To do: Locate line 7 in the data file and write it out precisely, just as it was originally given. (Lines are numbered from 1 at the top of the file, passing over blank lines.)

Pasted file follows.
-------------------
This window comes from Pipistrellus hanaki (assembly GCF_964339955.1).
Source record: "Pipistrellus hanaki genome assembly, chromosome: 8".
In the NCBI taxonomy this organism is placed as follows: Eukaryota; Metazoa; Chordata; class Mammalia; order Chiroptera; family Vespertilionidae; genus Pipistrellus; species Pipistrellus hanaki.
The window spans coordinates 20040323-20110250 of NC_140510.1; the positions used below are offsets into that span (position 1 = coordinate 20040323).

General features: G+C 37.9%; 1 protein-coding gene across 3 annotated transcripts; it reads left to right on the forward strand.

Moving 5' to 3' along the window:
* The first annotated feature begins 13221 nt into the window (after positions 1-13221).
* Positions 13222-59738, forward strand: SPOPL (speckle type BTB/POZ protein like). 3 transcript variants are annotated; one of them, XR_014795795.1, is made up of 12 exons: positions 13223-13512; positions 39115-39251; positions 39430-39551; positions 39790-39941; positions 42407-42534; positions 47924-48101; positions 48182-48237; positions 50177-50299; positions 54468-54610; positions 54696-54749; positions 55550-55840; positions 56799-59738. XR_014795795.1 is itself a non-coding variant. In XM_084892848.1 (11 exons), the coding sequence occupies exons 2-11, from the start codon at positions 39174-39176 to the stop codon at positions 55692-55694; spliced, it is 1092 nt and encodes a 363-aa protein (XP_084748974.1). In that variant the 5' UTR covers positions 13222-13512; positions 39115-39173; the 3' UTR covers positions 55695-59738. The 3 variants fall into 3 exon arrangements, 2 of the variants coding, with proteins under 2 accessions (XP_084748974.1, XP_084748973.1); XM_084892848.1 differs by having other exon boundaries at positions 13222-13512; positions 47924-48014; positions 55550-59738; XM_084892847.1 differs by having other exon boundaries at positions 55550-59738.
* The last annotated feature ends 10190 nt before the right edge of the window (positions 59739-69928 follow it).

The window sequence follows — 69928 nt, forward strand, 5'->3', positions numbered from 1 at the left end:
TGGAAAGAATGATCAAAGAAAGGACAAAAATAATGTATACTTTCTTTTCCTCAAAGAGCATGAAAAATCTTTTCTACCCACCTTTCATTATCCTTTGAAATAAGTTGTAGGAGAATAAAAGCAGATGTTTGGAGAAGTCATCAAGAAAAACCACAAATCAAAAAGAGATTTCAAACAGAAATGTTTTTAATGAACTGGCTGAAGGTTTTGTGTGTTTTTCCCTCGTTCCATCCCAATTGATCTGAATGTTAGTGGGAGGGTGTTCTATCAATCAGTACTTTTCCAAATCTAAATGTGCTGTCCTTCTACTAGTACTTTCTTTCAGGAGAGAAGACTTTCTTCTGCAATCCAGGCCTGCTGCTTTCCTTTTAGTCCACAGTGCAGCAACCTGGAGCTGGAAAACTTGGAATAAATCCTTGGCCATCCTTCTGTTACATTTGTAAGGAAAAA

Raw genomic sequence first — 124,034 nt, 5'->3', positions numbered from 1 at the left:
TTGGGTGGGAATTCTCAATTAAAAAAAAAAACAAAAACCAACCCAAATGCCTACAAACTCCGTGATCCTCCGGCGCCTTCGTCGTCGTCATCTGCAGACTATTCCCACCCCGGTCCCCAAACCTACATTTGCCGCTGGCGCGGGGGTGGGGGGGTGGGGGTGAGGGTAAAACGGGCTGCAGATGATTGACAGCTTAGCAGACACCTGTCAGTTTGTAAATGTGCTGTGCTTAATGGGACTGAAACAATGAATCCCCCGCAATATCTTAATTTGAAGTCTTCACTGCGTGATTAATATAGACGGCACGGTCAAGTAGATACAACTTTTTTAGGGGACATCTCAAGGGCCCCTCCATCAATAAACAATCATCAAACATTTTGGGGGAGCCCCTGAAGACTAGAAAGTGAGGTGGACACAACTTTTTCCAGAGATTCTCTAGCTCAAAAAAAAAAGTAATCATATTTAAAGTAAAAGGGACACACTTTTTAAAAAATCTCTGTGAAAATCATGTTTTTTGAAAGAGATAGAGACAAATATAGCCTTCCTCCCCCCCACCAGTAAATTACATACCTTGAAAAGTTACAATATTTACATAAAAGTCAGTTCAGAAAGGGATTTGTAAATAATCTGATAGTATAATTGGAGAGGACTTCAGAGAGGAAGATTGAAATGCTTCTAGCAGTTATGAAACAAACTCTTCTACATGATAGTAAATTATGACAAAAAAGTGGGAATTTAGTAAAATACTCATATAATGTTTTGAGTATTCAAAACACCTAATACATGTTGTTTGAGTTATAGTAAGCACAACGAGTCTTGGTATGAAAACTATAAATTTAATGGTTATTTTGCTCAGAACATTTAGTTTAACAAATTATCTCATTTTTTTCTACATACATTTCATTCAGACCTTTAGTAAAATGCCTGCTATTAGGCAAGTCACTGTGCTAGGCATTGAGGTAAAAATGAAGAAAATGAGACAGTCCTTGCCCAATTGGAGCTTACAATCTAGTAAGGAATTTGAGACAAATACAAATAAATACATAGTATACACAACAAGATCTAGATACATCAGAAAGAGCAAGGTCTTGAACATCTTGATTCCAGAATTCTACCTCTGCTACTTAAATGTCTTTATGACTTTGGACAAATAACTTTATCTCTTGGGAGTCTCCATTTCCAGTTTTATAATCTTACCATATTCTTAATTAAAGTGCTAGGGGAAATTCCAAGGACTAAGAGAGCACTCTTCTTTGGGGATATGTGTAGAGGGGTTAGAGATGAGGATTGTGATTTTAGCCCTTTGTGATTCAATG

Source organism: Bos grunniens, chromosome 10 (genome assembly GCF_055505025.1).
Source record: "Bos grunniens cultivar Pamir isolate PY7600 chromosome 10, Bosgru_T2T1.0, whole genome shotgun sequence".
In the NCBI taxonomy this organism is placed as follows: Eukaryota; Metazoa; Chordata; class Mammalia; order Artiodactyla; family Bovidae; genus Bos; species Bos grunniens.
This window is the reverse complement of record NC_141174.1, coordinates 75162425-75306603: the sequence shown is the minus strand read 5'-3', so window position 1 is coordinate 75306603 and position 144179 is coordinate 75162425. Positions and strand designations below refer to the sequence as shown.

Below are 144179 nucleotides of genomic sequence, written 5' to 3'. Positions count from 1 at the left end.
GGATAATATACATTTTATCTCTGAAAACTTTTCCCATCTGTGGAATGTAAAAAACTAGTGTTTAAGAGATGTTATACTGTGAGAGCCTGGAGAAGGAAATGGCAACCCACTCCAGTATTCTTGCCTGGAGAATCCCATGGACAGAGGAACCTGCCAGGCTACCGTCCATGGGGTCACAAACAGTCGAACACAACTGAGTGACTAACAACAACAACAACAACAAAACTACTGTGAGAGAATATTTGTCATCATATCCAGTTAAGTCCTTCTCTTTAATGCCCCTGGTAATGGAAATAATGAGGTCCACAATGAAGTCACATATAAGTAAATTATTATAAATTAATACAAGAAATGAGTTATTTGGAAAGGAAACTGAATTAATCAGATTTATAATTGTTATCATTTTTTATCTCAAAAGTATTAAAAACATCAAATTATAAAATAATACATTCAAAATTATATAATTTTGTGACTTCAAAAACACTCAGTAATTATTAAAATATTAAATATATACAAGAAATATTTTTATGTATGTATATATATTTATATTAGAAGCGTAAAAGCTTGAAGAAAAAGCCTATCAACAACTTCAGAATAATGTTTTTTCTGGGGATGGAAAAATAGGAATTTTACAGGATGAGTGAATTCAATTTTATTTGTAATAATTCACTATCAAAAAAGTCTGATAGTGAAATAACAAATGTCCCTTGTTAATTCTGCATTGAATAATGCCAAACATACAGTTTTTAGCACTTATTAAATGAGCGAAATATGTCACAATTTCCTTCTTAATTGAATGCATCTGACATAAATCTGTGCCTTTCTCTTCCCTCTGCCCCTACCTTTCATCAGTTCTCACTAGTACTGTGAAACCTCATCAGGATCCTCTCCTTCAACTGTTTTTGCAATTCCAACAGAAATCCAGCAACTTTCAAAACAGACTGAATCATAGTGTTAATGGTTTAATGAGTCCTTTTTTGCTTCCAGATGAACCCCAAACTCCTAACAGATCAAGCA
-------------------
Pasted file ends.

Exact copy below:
* The first annotated feature begins 13221 nt into the window (after positions 1-13221).